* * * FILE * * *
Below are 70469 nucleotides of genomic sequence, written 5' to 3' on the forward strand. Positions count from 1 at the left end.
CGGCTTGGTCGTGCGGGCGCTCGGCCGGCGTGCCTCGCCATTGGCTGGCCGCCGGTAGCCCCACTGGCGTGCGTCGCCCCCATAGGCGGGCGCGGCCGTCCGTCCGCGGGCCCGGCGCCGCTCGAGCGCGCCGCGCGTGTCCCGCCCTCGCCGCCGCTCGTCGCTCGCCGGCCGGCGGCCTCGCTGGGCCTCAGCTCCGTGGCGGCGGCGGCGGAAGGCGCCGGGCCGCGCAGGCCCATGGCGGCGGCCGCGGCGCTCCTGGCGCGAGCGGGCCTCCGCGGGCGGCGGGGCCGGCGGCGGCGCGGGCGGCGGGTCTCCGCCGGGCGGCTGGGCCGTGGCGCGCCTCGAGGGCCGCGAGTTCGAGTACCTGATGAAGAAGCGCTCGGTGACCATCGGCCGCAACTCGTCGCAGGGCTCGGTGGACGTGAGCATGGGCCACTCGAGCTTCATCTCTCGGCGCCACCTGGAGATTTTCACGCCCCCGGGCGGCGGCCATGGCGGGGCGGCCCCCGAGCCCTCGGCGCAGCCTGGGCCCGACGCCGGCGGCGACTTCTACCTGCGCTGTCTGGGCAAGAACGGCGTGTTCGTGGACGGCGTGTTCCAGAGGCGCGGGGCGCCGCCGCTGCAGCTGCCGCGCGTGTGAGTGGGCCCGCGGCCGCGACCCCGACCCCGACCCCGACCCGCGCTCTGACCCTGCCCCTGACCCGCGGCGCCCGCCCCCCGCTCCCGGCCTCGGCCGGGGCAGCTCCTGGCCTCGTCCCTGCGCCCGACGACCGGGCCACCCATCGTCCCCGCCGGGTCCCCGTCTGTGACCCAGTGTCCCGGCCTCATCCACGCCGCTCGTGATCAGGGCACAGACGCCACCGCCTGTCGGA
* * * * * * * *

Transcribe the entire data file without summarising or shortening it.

Below are 70469 nucleotides of genomic sequence, written 5' to 3' on the forward strand. Positions count from 1 at the left end.
CGGCTTGGTCGTGCGGGCGCTCGGCCGGCGTGCCTCGCCATTGGCTGGCCGCCGGTAGCCCCACTGGCGTGCGTCGCCCCCATAGGCGGGCGCGGCCGTCCGTCCGCGGGCCCGGCGCCGCTCGAGCGCGCCGCGCGTGTCCCGCCCTCGCCGCCGCTCGTCGCTCGCCGGCCGGCGGCCTCGCTGGGCCTCAGCTCCGTGGCGGCGGCGGCGGAAGGCGCCGGGCCGCGCAGGCCCATGGCGGCGGCCGCGGCGCTCCTGGCGCGAGCGGGCCTCCGCGGGCGGCGGGGCCGGCGGCGGCGCGGGCGGCGGGTCTCCGCCGGGCGGCTGGGCCGTGGCGCGCCTCGAGGGCCGCGAGTTCGAGTACCTGATGAAGAAGCGCTCGGTGACCATCGGCCGCAACTCGTCGCAGGGCTCGGTGGACGTGAGCATGGGCCACTCGAGCTTCATCTCTCGGCGCCACCTGGAGATTTTCACGCCCCCGGGCGGCGGCCATGGCGGGGCGGCCCCCGAGCCCTCGGCGCAGCCTGGGCCCGACGCCGGCGGCGACTTCTACCTGCGCTGTCTGGGCAAGAACGGCGTGTTCGTGGACGGCGTGTTCCAGAGGCGCGGGGCGCCGCCGCTGCAGCTGCCGCGCGTGTGAGTGGGCCCGCGGCCGCGACCCCGACCCCGACCCCGACCCGCGCTCTGACCCTGCCCCTGACCCGCGGCGCCCGCCCCCCGCTCCCGGCCTCGGCCGGGGCAGCTCCTGGCCTCGTCCCTGCGCCCGACGACCGGGCCACCCATCGTCCCCGCCGGGTCCCCGTCTGTGACCCAGTGTCCCGGCCTCATCCACGCCGCTCGTGATCAGGGCACAGACGCCACCGCCTGTCGGA